So instead of saying, "Stop that shouting or you're going to be punished!" and then following through on the punishment, I might say "That shouting needs to stop. It hurts my ears and makes it hard for me to talk to everyone else. If you need to shout, then go do it outside or up in your room." With PD, I acknowledge the child's need to shout (his self-interest) and I also can talk to the child about what I want (my self-interest). I present him with a way that both of our needs can be fulfilled--he can do his shouting away from me. Many times, I will engage the kids in brainstorming plans in which everyone's needs are met (more on that in another post).
As an aside--I don't need to agree that the kid's self-interest is rational or even makes sense. I personally don't feel the need to shout randomly in large groups of people. However, I recognize that Ryan often needs to do that. It may not be rational--but here it's important that I remind myself that he is a child and not fully rational yet. And yes, I often need to remind myself of this fact! I also refrain from judging his desire, so I wouldn't say "It's ridiculous that you feel like shouting right now. What's wrong with you?" That would be damaging in many ways and have negative long-term consequences (again, a topic for another post). I do use the sentence, "I'm confused about why you want to do XYZ." I use that sentence a lot. Because sometimes these people do not make sense to me.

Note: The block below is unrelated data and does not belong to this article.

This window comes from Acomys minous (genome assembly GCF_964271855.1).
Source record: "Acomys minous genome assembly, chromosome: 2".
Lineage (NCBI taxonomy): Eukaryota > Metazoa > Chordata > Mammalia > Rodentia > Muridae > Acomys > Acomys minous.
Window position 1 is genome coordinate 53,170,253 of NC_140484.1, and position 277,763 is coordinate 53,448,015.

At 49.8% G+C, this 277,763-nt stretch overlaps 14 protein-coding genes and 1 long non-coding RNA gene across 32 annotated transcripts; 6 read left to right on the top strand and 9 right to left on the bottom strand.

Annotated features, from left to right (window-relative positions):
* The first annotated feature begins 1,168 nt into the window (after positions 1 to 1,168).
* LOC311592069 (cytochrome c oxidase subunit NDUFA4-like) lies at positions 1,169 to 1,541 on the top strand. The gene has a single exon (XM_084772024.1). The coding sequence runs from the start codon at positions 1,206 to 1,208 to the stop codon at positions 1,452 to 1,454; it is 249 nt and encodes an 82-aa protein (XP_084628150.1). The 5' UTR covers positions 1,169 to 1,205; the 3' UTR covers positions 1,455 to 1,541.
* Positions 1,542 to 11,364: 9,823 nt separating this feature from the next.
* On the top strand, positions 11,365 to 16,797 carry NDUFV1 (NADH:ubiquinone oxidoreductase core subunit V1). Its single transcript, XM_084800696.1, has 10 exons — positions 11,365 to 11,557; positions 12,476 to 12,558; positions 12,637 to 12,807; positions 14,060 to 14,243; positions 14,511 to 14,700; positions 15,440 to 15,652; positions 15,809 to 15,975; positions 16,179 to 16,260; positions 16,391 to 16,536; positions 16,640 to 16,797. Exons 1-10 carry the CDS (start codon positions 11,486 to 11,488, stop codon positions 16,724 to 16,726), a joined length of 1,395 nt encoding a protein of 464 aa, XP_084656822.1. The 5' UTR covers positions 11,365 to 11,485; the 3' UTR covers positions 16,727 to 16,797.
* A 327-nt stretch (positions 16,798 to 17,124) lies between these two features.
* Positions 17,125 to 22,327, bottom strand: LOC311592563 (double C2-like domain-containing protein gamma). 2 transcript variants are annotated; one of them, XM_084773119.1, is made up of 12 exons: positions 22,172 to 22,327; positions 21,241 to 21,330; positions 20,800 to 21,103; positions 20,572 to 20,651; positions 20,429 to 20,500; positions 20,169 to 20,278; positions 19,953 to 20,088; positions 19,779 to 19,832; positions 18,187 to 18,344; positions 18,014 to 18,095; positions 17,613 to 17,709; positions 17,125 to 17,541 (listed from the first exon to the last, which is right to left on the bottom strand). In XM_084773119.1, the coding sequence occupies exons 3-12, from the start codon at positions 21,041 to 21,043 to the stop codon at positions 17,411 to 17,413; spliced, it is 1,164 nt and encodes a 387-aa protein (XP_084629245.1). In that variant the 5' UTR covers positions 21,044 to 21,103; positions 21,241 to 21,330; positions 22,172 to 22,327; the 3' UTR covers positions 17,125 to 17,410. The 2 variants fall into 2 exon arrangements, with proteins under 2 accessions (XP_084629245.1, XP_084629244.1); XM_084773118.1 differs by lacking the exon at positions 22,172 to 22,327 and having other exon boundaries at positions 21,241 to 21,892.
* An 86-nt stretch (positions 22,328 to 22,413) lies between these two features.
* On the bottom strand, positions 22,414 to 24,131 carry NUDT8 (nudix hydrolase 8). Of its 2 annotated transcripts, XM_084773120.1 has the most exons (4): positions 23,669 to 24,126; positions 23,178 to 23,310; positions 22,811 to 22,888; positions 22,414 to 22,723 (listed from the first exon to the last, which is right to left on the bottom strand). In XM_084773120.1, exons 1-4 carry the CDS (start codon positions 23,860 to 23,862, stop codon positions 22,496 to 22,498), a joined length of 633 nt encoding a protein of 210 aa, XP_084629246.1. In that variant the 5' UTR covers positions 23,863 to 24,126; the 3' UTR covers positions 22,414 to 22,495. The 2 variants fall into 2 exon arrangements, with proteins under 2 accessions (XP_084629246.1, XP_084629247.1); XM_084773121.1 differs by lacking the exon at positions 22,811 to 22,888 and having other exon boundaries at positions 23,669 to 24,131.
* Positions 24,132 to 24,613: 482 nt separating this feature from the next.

- Child throws trucks or other inappropriate toys. Mom says: "You seem like you're in the mood for throwing things. Trucks aren't for throwing--something might get broken. Can you help me find a toy that is good for throwing?" And guides the child to the basket of soft balls.
- Child is writing her name on
her grandmother'sthe wall. Mom says: "Crayons are for paper. Nonnie wants her walls to stay white. After you help me clean this up, you can use this paper to write on."
- Child is pulling the cat's tail. Mom says: "Stop! Pulling the cat's tail is ouchy for kitty! Let me show you how to give the kitty a gentle pat. If you pull her tail, she might bite and I don't want you OR the kitty to have an ouch."
In all of those examples, Mom acknowledges the kid's need/want and helps the kid identify someone else's need/want as a way to show why the action is undesirable. Then Mom offers another outlet for the kid's need/want. Rational. Self-Interest.
I can't even think of a counter-example. If I'm in PD-mode, then there's no way I can discipline without acknowledging someone's self-interest! There are better or different ways I can phrase what I'm trying to say, but somebody's self-interest is always part of what I say.